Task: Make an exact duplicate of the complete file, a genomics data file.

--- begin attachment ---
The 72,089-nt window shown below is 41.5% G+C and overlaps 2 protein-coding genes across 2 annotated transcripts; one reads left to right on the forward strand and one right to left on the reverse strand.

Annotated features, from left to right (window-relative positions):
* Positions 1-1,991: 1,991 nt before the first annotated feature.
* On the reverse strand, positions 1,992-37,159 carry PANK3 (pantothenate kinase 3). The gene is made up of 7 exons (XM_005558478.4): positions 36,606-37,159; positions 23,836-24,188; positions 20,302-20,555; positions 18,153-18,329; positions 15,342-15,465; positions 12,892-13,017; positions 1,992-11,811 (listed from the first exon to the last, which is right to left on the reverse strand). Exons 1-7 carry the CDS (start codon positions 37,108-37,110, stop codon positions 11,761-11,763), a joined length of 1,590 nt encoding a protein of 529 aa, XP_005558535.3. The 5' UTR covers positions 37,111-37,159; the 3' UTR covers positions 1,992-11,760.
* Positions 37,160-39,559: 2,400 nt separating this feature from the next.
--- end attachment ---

The 72,089-nt window shown below is 41.5% G+C and overlaps 2 protein-coding genes across 2 annotated transcripts; one reads left to right on the forward strand and one right to left on the reverse strand.

Annotated features, from left to right (window-relative positions):
* Positions 1-1,991: 1,991 nt before the first annotated feature.
* On the reverse strand, positions 1,992-37,159 carry PANK3 (pantothenate kinase 3). The gene is made up of 7 exons (XM_005558478.4): positions 36,606-37,159; positions 23,836-24,188; positions 20,302-20,555; positions 18,153-18,329; positions 15,342-15,465; positions 12,892-13,017; positions 1,992-11,811 (listed from the first exon to the last, which is right to left on the reverse strand). Exons 1-7 carry the CDS (start codon positions 37,108-37,110, stop codon positions 11,761-11,763), a joined length of 1,590 nt encoding a protein of 529 aa, XP_005558535.3. The 5' UTR covers positions 37,111-37,159; the 3' UTR covers positions 1,992-11,760.
* Positions 37,160-39,559: 2,400 nt separating this feature from the next.